by David Lamb ‧ RELEASE DATE: March 30, 1987
A refreshing, insightful portrait of the Arab people, by a reporter with a flair for his craft. Lamb (The Africans) uses his personal experiences as a Middle Eastern correspondent for the Los Angeles Times as a background for this fascinating study of a region torn between regressive religious fundamentalism and the inescapable pull of the modern world. In the tradition of Hedrick Smith's The Russians, the book is really an anecdotal travel narrative with historical, social and political analyses thrown in; it is well-written, intelligent, often amusing, and hard to put down. The Islamic religion and the Arabic language are the only real unifiers of this huge region whose per capita income ranges from $42,000 (Qatar--oil) to $310 (South Yemen--cotton) and where attitudes toward change range from cautiously enthusiastic (Oman) to openly negative (Libya). Most Arabs, Lamb says, are not extremists, but feel caught in the middle of conflicting views, and are hurt by the ethnic stereotyping they often receive in the Western press; they are hospitable and friendly to individual travelers, and have an infectious sense of humor. Lamb does, too, and in detailing the ironies of Middle Eastern life--the behaviour of Egyptians in traffic jams, the difficulty of bringing western women into Saudi restaurants where signs read ""women must behave in a modest and bashful manner at all times""--he manages to present his subject with both sympathy and quiet criticism. He discusses politics and international relations with sultans, visits peasants in their roofless homes, and devotes many pages to the Palestinian view of the Arab-Israeli conflict. Still, even for a reporter as well-traveled as Lamb, the culture remains very difficult for non-Arabs to penetrate. ""The Middle East,"" he writes at one point, ""was the most inherently alien place I ever encountered. . .to survive the Arab world, you have to yield. Fight it and you lose. Move with its rhythms or be jarred into mental exhaustion."" An enlightening and enjoyable book--a must for anybody with an interest in the Middle East.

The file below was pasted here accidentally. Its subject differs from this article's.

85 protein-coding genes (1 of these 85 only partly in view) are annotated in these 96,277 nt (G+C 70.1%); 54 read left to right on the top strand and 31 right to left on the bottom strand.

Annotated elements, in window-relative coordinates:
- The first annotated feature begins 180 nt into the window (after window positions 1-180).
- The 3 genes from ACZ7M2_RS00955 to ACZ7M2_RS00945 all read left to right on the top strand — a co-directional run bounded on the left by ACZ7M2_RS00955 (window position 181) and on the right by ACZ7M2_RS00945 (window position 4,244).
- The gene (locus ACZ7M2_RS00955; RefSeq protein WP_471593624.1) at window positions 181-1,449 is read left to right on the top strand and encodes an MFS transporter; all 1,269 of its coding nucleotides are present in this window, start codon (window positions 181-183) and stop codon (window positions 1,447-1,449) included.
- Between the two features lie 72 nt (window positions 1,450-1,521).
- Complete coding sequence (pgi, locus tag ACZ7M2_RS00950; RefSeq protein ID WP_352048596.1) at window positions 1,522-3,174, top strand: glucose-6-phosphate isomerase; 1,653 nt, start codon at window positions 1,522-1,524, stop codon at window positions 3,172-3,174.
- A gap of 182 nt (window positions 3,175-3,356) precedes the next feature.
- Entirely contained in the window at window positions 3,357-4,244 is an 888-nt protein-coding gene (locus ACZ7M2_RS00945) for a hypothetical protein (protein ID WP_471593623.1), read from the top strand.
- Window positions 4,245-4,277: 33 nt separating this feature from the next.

Pub Date: March 30, 1987
Page Count: -
Publisher: Random House
Review Posted Online: N/A
Kirkus Reviews Issue: Feb. 15, 1987
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